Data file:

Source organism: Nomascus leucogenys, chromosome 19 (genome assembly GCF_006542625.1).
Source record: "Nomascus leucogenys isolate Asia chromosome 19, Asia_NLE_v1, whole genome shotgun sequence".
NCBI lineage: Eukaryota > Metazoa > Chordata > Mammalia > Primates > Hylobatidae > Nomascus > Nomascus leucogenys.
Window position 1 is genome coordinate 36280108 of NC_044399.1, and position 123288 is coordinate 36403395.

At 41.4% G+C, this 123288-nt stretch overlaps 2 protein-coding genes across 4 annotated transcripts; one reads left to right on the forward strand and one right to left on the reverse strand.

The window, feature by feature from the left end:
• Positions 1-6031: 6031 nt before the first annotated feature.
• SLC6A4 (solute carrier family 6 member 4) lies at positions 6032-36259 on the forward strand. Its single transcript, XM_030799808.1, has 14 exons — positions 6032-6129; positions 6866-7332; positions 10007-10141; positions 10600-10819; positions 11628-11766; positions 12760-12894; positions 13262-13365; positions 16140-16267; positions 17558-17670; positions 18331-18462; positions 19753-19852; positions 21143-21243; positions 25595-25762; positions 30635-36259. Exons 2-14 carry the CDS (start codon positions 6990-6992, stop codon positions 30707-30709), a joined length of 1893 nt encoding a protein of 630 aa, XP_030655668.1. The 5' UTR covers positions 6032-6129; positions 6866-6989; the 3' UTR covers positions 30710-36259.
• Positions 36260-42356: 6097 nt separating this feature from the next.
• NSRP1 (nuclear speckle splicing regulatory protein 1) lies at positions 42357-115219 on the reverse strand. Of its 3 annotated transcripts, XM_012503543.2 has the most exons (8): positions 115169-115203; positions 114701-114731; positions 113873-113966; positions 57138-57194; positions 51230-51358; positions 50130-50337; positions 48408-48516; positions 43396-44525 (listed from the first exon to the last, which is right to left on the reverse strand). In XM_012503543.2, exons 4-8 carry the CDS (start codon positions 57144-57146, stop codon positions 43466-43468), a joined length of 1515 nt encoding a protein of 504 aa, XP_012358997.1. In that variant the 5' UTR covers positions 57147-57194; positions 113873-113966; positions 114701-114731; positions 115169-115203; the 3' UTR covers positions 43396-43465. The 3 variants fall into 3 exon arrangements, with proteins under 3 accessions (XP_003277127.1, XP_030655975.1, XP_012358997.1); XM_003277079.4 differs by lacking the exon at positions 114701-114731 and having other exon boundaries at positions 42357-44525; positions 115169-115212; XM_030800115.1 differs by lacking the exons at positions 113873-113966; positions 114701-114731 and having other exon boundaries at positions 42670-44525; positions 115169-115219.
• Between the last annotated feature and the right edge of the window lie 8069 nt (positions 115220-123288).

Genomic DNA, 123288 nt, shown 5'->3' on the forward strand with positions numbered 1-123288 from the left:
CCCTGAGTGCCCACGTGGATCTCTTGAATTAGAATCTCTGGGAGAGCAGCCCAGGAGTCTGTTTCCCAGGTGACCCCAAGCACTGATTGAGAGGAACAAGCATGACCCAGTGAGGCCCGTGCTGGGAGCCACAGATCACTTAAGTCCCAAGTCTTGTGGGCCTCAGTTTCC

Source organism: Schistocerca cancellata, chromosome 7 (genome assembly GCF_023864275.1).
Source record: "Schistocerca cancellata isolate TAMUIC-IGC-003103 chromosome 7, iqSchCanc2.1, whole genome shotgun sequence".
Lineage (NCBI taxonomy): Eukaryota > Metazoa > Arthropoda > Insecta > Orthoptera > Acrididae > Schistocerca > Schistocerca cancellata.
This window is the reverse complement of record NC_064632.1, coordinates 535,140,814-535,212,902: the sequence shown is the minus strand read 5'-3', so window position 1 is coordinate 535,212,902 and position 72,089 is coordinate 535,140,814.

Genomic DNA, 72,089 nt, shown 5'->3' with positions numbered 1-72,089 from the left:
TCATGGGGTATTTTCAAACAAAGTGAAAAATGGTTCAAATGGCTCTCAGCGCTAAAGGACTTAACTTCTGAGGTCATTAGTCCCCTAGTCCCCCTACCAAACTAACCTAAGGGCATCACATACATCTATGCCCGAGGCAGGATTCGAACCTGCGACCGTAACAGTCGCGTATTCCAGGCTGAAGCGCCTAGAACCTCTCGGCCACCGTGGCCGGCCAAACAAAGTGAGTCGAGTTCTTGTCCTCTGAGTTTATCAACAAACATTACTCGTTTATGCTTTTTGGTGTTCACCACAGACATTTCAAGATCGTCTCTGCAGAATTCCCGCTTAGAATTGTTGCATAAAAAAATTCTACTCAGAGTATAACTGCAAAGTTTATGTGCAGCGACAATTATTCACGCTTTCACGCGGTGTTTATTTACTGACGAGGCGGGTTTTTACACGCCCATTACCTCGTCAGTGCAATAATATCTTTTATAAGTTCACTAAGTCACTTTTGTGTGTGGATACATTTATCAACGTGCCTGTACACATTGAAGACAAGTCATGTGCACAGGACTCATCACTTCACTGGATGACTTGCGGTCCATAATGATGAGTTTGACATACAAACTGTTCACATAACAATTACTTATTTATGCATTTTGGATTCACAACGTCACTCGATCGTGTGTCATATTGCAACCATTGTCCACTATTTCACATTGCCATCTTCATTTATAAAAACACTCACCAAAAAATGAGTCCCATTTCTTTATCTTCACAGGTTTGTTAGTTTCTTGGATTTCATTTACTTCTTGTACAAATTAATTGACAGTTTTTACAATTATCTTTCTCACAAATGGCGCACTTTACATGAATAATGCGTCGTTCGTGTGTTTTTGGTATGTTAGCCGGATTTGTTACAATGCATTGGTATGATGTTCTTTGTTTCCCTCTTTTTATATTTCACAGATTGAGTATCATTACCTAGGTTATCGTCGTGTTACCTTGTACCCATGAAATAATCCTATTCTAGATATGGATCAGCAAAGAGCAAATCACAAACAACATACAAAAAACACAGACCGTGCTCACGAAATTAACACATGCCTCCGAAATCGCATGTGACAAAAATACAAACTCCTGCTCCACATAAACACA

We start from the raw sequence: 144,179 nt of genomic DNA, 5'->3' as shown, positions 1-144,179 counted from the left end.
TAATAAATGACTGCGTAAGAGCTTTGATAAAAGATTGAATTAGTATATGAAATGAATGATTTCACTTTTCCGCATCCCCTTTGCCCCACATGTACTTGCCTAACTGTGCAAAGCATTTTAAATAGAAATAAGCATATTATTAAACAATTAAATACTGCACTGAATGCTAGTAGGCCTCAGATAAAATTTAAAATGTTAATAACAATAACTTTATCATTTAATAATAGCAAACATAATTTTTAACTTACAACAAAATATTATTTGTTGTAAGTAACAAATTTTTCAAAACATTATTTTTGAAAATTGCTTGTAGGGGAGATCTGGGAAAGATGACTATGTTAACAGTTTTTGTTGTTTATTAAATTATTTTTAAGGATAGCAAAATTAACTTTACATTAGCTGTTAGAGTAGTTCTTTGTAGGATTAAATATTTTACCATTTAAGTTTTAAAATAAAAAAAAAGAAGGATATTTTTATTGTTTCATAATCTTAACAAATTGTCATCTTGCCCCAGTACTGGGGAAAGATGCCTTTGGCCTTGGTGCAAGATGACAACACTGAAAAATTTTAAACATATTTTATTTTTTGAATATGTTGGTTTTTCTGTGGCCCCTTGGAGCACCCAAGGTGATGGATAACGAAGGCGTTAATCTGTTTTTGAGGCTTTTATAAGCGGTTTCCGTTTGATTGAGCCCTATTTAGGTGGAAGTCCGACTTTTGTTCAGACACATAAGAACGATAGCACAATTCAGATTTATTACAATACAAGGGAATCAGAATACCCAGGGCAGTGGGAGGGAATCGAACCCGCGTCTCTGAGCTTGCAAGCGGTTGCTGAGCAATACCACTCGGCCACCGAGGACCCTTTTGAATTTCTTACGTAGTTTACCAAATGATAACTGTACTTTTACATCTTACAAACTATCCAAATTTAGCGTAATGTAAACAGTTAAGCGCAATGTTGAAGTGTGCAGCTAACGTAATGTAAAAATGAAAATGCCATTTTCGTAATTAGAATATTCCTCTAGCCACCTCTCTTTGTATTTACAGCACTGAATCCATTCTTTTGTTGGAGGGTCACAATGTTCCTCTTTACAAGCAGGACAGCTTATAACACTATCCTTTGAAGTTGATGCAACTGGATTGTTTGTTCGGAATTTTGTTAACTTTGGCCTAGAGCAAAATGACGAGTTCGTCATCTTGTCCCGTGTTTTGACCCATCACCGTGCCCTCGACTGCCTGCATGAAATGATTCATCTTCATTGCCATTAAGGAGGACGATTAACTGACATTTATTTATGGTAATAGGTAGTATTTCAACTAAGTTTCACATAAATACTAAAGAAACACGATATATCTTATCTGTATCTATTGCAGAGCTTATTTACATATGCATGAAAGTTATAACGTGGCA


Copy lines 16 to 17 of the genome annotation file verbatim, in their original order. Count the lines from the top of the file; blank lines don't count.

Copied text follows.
Lineage (NCBI taxonomy): Eukaryota > Metazoa > Arthropoda > Insecta > Orthoptera > Acrididae > Schistocerca > Schistocerca cancellata.
This window is the reverse complement of record NC_064632.1, coordinates 535,140,814-535,212,902: the sequence shown is the minus strand read 5'-3', so window position 1 is coordinate 535,212,902 and position 72,089 is coordinate 535,140,814.